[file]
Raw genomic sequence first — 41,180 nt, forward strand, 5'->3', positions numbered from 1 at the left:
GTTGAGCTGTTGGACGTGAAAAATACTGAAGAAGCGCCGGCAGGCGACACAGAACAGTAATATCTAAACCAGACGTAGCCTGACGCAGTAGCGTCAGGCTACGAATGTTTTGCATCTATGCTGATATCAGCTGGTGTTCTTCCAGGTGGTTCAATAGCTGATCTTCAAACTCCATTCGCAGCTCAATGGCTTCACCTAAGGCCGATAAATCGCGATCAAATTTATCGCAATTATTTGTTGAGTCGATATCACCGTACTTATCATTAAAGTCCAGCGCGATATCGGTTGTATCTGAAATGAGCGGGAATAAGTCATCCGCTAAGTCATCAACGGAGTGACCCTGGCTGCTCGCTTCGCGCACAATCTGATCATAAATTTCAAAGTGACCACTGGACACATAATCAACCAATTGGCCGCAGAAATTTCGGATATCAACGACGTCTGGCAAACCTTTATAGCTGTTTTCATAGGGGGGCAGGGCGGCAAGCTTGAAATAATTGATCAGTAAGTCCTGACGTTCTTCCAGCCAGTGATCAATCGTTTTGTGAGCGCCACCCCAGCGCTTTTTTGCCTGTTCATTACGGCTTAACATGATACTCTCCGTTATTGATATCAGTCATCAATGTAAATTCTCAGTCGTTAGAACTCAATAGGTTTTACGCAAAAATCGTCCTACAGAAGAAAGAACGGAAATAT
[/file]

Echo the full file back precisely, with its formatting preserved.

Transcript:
Raw genomic sequence first — 41,180 nt, forward strand, 5'->3', positions numbered from 1 at the left:
GTTGAGCTGTTGGACGTGAAAAATACTGAAGAAGCGCCGGCAGGCGACACAGAACAGTAATATCTAAACCAGACGTAGCCTGACGCAGTAGCGTCAGGCTACGAATGTTTTGCATCTATGCTGATATCAGCTGGTGTTCTTCCAGGTGGTTCAATAGCTGATCTTCAAACTCCATTCGCAGCTCAATGGCTTCACCTAAGGCCGATAAATCGCGATCAAATTTATCGCAATTATTTGTTGAGTCGATATCACCGTACTTATCATTAAAGTCCAGCGCGATATCGGTTGTATCTGAAATGAGCGGGAATAAGTCATCCGCTAAGTCATCAACGGAGTGACCCTGGCTGCTCGCTTCGCGCACAATCTGATCATAAATTTCAAAGTGACCACTGGACACATAATCAACCAATTGGCCGCAGAAATTTCGGATATCAACGACGTCTGGCAAACCTTTATAGCTGTTTTCATAGGGGGGCAGGGCGGCAAGCTTGAAATAATTGATCAGTAAGTCCTGACGTTCTTCCAGCCAGTGATCAATCGTTTTGTGAGCGCCACCCCAGCGCTTTTTTGCCTGTTCATTACGGCTTAACATGATACTCTCCGTTATTGATATCAGTCATCAATGTAAATTCTCAGTCGTTAGAACTCAATAGGTTTTACGCAAAAATCGTCCTACAGAAGAAAGAACGGAAATAT